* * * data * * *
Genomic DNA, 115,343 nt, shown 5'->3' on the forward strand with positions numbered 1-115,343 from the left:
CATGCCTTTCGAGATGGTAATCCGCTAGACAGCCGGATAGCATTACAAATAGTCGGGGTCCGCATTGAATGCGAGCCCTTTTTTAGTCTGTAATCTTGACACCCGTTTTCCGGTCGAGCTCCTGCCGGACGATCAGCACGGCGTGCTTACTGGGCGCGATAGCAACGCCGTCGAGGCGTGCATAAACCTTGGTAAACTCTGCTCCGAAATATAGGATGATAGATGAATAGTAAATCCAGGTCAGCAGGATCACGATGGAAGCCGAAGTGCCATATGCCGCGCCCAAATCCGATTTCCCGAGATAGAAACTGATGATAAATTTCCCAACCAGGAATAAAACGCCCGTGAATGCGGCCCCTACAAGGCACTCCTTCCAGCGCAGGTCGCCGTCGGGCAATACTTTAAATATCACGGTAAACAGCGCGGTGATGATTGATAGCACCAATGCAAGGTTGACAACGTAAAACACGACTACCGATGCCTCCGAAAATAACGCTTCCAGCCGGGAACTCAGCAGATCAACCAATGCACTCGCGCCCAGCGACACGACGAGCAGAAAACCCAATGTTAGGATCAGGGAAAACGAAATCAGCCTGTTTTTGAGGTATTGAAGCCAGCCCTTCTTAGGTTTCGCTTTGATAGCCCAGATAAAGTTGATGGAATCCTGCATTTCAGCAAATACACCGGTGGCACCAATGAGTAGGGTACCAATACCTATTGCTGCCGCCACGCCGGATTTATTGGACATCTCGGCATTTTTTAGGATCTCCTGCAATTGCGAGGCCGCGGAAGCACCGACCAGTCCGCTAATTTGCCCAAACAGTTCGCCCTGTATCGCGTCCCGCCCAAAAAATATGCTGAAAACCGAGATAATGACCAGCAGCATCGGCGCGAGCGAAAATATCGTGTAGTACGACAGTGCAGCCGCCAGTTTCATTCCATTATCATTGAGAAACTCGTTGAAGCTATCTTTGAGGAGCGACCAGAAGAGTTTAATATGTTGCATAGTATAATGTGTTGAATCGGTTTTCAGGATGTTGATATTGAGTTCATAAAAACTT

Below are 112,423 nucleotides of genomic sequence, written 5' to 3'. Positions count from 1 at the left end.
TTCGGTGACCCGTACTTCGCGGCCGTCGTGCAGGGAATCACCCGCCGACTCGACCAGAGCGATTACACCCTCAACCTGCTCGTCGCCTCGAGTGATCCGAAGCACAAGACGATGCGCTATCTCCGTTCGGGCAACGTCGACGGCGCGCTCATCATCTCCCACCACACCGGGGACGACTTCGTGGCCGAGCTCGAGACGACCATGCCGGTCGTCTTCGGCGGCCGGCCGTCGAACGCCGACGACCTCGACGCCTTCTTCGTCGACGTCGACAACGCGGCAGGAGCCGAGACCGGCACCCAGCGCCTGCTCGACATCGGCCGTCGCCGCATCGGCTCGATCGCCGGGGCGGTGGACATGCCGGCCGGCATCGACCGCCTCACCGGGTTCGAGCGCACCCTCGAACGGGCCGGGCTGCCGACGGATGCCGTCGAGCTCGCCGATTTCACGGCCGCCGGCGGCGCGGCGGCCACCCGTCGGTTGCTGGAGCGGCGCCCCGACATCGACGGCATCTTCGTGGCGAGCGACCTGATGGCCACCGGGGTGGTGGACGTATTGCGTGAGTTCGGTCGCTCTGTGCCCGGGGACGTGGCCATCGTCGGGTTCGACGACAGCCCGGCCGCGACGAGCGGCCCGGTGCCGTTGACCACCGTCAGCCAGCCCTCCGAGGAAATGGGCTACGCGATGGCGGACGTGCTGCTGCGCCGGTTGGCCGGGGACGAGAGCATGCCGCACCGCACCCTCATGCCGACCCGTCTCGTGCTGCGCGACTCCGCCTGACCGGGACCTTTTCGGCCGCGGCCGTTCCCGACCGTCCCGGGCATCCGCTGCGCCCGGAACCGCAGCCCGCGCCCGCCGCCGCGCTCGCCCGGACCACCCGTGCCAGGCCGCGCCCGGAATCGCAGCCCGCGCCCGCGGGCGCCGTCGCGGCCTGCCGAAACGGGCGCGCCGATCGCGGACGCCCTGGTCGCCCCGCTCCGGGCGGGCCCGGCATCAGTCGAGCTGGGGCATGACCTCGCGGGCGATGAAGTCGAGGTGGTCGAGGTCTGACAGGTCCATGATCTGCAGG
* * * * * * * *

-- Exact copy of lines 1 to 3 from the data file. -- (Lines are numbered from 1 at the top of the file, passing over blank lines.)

Genomic DNA, 115,343 nt, shown 5'->3' on the forward strand with positions numbered 1-115,343 from the left:
CATGCCTTTCGAGATGGTAATCCGCTAGACAGCCGGATAGCATTACAAATAGTCGGGGTCCGCATTGAATGCGAGCCCTTTTTTAGTCTGTAATCTTGACACCCGTTTTCCGGTCGAGCTCCTGCCGGACGATCAGCACGGCGTGCTTACTGGGCGCGATAGCAACGCCGTCGAGGCGTGCATAAACCTTGGTAAACTCTGCTCCGAAATATAGGATGATAGATGAATAGTAAATCCAGGTCAGCAGGATCACGATGGAAGCCGAAGTGCCATATGCCGCGCCCAAATCCGATTTCCCGAGATAGAAACTGATGATAAATTTCCCAACCAGGAATAAAACGCCCGTGAATGCGGCCCCTACAAGGCACTCCTTCCAGCGCAGGTCGCCGTCGGGCAATACTTTAAATATCACGGTAAACAGCGCGGTGATGATTGATAGCACCAATGCAAGGTTGACAACGTAAAACACGACTACCGATGCCTCCGAAAATAACGCTTCCAGCCGGGAACTCAGCAGATCAACCAATGCACTCGCGCCCAGCGACACGACGAGCAGAAAACCCAATGTTAGGATCAGGGAAAACGAAATCAGCCTGTTTTTGAGGTATTGAAGCCAGCCCTTCTTAGGTTTCGCTTTGATAGCCCAGATAAAGTTGATGGAATCCTGCATTTCAGCAAATACACCGGTGGCACCAATGAGTAGGGTACCAATACCTATTGCTGCCGCCACGCCGGATTTATTGGACATCTCGGCATTTTTTAGGATCTCCTGCAATTGCGAGGCCGCGGAAGCACCGACCAGTCCGCTAATTTGCCCAAACAGTTCGCCCTGTATCGCGTCCCGCCCAAAAAATATGCTGAAAACCGAGATAATGACCAGCAGCATCGGCGCGAGCGAAAATATCGTGTAGTACGACAGTGCAGCCGCCAGTTTCATTCCATTATCATTGAGAAACTCGTTGAAGCTATCTTTGAGGAGCGACCAGAAGAGTTTAATATGTTGCATAGTATAATGTGTTGAATCGGTTTTCAGGATGTTGATATTGAGTTCATAAAAACTT

Below are 112,423 nucleotides of genomic sequence, written 5' to 3'. Positions count from 1 at the left end.